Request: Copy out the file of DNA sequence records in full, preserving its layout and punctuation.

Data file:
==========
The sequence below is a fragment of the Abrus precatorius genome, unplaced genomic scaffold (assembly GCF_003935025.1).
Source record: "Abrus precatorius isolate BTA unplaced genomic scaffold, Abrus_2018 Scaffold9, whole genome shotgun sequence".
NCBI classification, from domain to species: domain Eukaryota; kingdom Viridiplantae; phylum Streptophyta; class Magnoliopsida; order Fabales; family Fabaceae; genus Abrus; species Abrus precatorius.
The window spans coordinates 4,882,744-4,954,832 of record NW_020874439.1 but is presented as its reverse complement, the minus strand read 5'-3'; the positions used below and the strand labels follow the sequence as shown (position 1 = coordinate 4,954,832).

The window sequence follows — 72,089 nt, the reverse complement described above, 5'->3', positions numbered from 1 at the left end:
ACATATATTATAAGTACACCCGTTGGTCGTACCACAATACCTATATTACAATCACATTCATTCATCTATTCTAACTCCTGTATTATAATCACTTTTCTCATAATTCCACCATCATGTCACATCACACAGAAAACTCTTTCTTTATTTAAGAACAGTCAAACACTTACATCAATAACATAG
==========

The sequence below is a fragment of the Abrus precatorius genome, unplaced genomic scaffold (assembly GCF_003935025.1).
Source record: "Abrus precatorius isolate BTA unplaced genomic scaffold, Abrus_2018 Scaffold9, whole genome shotgun sequence".
NCBI classification, from domain to species: domain Eukaryota; kingdom Viridiplantae; phylum Streptophyta; class Magnoliopsida; order Fabales; family Fabaceae; genus Abrus; species Abrus precatorius.
The window spans coordinates 4,882,744-4,954,832 of record NW_020874439.1 but is presented as its reverse complement, the minus strand read 5'-3'; the positions used below and the strand labels follow the sequence as shown (position 1 = coordinate 4,954,832).

The window sequence follows — 72,089 nt, the reverse complement described above, 5'->3', positions numbered from 1 at the left end:
ACATATATTATAAGTACACCCGTTGGTCGTACCACAATACCTATATTACAATCACATTCATTCATCTATTCTAACTCCTGTATTATAATCACTTTTCTCATAATTCCACCATCATGTCACATCACACAGAAAACTCTTTCTTTATTTAAGAACAGTCAAACACTTACATCAATAACATAG